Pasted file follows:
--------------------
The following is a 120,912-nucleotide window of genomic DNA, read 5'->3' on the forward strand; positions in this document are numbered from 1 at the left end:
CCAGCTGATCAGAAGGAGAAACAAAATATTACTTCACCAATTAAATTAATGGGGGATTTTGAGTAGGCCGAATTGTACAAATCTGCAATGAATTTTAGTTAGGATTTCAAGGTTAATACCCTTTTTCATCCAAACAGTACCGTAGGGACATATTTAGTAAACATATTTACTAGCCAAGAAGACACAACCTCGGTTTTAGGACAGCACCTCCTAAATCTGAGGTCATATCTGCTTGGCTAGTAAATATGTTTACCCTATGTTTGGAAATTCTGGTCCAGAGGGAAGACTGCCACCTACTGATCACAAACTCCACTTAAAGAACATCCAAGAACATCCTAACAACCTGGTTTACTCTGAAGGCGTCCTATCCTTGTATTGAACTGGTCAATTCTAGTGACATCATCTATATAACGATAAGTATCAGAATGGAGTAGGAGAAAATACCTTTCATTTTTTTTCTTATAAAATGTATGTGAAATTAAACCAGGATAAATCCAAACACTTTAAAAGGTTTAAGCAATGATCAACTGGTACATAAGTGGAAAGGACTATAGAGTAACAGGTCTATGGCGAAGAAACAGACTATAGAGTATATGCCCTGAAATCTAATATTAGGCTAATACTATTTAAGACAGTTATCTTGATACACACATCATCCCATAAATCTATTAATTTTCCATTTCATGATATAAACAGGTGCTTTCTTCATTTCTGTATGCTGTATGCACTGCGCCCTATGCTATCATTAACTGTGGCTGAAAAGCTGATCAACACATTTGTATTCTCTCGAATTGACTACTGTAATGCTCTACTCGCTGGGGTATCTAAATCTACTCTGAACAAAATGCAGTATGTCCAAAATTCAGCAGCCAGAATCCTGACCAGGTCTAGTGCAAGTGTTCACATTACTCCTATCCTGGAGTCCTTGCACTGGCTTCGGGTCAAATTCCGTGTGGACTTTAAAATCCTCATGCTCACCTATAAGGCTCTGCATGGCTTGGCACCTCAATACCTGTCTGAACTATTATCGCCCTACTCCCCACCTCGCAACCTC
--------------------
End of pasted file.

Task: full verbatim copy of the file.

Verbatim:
The following is a 120,912-nucleotide window of genomic DNA, read 5'->3' on the forward strand; positions in this document are numbered from 1 at the left end:
CCAGCTGATCAGAAGGAGAAACAAAATATTACTTCACCAATTAAATTAATGGGGGATTTTGAGTAGGCCGAATTGTACAAATCTGCAATGAATTTTAGTTAGGATTTCAAGGTTAATACCCTTTTTCATCCAAACAGTACCGTAGGGACATATTTAGTAAACATATTTACTAGCCAAGAAGACACAACCTCGGTTTTAGGACAGCACCTCCTAAATCTGAGGTCATATCTGCTTGGCTAGTAAATATGTTTACCCTATGTTTGGAAATTCTGGTCCAGAGGGAAGACTGCCACCTACTGATCACAAACTCCACTTAAAGAACATCCAAGAACATCCTAACAACCTGGTTTACTCTGAAGGCGTCCTATCCTTGTATTGAACTGGTCAATTCTAGTGACATCATCTATATAACGATAAGTATCAGAATGGAGTAGGAGAAAATACCTTTCATTTTTTTTCTTATAAAATGTATGTGAAATTAAACCAGGATAAATCCAAACACTTTAAAAGGTTTAAGCAATGATCAACTGGTACATAAGTGGAAAGGACTATAGAGTAACAGGTCTATGGCGAAGAAACAGACTATAGAGTATATGCCCTGAAATCTAATATTAGGCTAATACTATTTAAGACAGTTATCTTGATACACACATCATCCCATAAATCTATTAATTTTCCATTTCATGATATAAACAGGTGCTTTCTTCATTTCTGTATGCTGTATGCACTGCGCCCTATGCTATCATTAACTGTGGCTGAAAAGCTGATCAACACATTTGTATTCTCTCGAATTGACTACTGTAATGCTCTACTCGCTGGGGTATCTAAATCTACTCTGAACAAAATGCAGTATGTCCAAAATTCAGCAGCCAGAATCCTGACCAGGTCTAGTGCAAGTGTTCACATTACTCCTATCCTGGAGTCCTTGCACTGGCTTCGGGTCAAATTCCGTGTGGACTTTAAAATCCTCATGCTCACCTATAAGGCTCTGCATGGCTTGGCACCTCAATACCTGTCTGAACTATTATCGCCCTACTCCCCACCTCGCAACCTC